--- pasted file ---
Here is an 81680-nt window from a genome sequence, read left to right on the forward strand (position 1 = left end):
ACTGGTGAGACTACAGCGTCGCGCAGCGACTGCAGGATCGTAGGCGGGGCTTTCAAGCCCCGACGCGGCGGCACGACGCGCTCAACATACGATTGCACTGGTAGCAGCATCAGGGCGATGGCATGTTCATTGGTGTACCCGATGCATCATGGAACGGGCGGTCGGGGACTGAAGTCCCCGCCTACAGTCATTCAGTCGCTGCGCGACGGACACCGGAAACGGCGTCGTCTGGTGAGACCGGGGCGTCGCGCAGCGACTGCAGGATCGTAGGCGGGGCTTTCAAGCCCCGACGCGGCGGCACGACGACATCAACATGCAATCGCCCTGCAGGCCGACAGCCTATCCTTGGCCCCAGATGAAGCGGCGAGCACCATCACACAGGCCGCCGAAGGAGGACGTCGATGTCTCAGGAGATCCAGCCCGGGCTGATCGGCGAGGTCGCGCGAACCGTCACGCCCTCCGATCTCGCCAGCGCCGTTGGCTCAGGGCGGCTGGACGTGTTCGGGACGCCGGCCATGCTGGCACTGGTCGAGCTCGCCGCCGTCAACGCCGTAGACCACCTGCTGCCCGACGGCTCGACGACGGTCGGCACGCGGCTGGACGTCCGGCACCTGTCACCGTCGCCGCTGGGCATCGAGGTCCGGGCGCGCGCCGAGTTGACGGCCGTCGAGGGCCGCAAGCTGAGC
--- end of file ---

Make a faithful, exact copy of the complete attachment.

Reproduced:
Here is an 81680-nt window from a genome sequence, read left to right on the forward strand (position 1 = left end):
ACTGGTGAGACTACAGCGTCGCGCAGCGACTGCAGGATCGTAGGCGGGGCTTTCAAGCCCCGACGCGGCGGCACGACGCGCTCAACATACGATTGCACTGGTAGCAGCATCAGGGCGATGGCATGTTCATTGGTGTACCCGATGCATCATGGAACGGGCGGTCGGGGACTGAAGTCCCCGCCTACAGTCATTCAGTCGCTGCGCGACGGACACCGGAAACGGCGTCGTCTGGTGAGACCGGGGCGTCGCGCAGCGACTGCAGGATCGTAGGCGGGGCTTTCAAGCCCCGACGCGGCGGCACGACGACATCAACATGCAATCGCCCTGCAGGCCGACAGCCTATCCTTGGCCCCAGATGAAGCGGCGAGCACCATCACACAGGCCGCCGAAGGAGGACGTCGATGTCTCAGGAGATCCAGCCCGGGCTGATCGGCGAGGTCGCGCGAACCGTCACGCCCTCCGATCTCGCCAGCGCCGTTGGCTCAGGGCGGCTGGACGTGTTCGGGACGCCGGCCATGCTGGCACTGGTCGAGCTCGCCGCCGTCAACGCCGTAGACCACCTGCTGCCCGACGGCTCGACGACGGTCGGCACGCGGCTGGACGTCCGGCACCTGTCACCGTCGCCGCTGGGCATCGAGGTCCGGGCGCGCGCCGAGTTGACGGCCGTCGAGGGCCGCAAGCTGAGC